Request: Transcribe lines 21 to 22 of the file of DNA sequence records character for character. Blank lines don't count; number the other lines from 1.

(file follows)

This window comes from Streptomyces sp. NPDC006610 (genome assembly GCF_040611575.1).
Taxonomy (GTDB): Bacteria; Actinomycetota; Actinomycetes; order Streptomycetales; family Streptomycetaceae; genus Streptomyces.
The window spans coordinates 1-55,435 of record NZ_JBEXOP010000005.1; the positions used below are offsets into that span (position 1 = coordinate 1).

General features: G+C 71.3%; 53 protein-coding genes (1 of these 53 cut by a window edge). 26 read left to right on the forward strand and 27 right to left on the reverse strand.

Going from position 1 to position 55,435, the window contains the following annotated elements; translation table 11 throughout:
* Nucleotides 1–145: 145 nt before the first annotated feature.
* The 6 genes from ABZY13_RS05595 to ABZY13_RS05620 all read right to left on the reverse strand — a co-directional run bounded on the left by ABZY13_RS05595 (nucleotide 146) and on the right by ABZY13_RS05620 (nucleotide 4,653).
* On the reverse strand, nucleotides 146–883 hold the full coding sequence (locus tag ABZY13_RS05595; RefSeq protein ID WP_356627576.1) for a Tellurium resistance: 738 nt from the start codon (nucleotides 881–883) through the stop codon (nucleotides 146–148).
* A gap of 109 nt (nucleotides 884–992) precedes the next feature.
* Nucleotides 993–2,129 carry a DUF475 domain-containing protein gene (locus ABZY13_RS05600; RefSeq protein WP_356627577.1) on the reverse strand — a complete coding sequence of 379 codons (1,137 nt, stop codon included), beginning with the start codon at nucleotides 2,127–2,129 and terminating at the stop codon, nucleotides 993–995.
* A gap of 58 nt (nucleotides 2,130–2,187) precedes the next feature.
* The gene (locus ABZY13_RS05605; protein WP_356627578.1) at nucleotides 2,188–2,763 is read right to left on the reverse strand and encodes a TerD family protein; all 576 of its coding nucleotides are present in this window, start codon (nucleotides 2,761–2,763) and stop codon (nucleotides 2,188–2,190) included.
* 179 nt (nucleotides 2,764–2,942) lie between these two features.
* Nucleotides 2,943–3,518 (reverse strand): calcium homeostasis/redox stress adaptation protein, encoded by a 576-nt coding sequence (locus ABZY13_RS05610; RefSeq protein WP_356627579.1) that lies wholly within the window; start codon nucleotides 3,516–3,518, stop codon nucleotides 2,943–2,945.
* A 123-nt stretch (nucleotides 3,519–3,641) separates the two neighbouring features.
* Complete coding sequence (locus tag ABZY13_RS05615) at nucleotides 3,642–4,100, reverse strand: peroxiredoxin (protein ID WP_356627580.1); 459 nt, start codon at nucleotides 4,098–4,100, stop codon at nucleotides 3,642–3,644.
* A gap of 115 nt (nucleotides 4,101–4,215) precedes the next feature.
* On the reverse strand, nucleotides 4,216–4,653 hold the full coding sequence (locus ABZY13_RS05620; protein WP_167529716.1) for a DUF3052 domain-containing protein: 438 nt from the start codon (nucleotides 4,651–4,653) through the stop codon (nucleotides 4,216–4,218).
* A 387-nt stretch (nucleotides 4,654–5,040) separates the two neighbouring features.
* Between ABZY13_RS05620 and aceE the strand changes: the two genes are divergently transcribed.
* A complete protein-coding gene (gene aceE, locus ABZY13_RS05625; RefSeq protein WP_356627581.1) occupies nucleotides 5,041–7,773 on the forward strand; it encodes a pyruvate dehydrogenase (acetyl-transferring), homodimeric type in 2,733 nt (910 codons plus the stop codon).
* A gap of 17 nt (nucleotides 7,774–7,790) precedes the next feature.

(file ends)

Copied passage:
* A complete protein-coding gene (gene aceE, locus ABZY13_RS05625; RefSeq protein WP_356627581.1) occupies nucleotides 5,041–7,773 on the forward strand; it encodes a pyruvate dehydrogenase (acetyl-transferring), homodimeric type in 2,733 nt (910 codons plus the stop codon).
* A gap of 17 nt (nucleotides 7,774–7,790) precedes the next feature.